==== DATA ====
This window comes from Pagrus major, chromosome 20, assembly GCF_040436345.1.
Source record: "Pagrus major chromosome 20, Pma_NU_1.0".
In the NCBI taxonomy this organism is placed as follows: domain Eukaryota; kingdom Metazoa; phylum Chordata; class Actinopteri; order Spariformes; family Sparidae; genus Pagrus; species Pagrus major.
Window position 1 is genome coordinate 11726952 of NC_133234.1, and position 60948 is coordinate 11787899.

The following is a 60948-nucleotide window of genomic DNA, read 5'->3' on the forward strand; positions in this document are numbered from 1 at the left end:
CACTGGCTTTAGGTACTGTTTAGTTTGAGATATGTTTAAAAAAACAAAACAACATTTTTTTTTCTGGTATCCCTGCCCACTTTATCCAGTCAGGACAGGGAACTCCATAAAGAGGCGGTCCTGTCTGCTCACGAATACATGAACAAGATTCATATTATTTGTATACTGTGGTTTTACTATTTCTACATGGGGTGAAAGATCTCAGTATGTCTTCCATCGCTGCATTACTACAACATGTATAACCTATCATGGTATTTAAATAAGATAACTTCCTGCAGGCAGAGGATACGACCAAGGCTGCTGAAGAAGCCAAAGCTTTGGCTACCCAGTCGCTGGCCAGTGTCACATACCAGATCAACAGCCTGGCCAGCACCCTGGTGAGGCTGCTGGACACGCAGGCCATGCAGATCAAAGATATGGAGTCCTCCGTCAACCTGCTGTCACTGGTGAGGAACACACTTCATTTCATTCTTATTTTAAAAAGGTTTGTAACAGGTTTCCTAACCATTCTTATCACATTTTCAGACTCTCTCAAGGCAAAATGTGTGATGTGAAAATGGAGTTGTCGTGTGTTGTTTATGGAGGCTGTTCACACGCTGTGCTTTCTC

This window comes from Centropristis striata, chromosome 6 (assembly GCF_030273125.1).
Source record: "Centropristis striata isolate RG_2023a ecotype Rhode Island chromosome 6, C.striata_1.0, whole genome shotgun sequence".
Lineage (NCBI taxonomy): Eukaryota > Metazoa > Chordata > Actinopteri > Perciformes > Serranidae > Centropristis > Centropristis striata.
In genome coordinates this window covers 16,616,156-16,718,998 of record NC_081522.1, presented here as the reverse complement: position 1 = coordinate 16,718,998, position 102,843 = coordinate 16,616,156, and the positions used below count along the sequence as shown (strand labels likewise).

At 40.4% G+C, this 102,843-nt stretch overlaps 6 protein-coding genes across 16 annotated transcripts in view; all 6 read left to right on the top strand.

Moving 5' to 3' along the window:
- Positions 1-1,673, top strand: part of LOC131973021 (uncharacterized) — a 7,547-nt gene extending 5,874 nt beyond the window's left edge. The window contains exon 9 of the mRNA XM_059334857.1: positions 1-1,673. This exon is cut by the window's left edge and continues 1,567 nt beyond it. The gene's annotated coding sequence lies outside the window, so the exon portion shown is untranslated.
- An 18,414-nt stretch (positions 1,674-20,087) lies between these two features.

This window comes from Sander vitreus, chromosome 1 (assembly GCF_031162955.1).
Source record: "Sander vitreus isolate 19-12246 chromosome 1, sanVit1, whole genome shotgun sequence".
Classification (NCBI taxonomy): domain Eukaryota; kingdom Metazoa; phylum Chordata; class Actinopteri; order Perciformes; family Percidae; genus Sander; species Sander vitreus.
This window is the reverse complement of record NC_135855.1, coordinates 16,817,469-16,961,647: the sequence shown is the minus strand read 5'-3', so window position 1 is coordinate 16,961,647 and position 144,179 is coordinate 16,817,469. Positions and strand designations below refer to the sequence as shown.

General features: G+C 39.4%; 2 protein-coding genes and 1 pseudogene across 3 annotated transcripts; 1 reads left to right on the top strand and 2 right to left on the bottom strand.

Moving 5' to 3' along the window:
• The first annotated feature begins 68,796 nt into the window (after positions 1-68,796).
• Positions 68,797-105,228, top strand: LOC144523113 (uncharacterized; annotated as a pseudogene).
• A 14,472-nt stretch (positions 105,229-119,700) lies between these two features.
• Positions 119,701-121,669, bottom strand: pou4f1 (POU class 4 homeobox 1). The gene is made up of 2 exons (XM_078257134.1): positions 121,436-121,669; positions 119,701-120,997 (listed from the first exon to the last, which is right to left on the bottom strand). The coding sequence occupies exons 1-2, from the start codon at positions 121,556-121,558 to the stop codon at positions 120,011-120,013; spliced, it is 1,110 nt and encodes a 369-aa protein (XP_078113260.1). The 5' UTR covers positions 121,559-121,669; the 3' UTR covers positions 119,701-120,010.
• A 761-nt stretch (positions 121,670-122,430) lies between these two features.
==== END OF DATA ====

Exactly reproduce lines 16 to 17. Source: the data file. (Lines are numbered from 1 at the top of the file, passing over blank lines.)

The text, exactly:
Source record: "Sander vitreus isolate 19-12246 chromosome 1, sanVit1, whole genome shotgun sequence".
Classification (NCBI taxonomy): domain Eukaryota; kingdom Metazoa; phylum Chordata; class Actinopteri; order Perciformes; family Percidae; genus Sander; species Sander vitreus.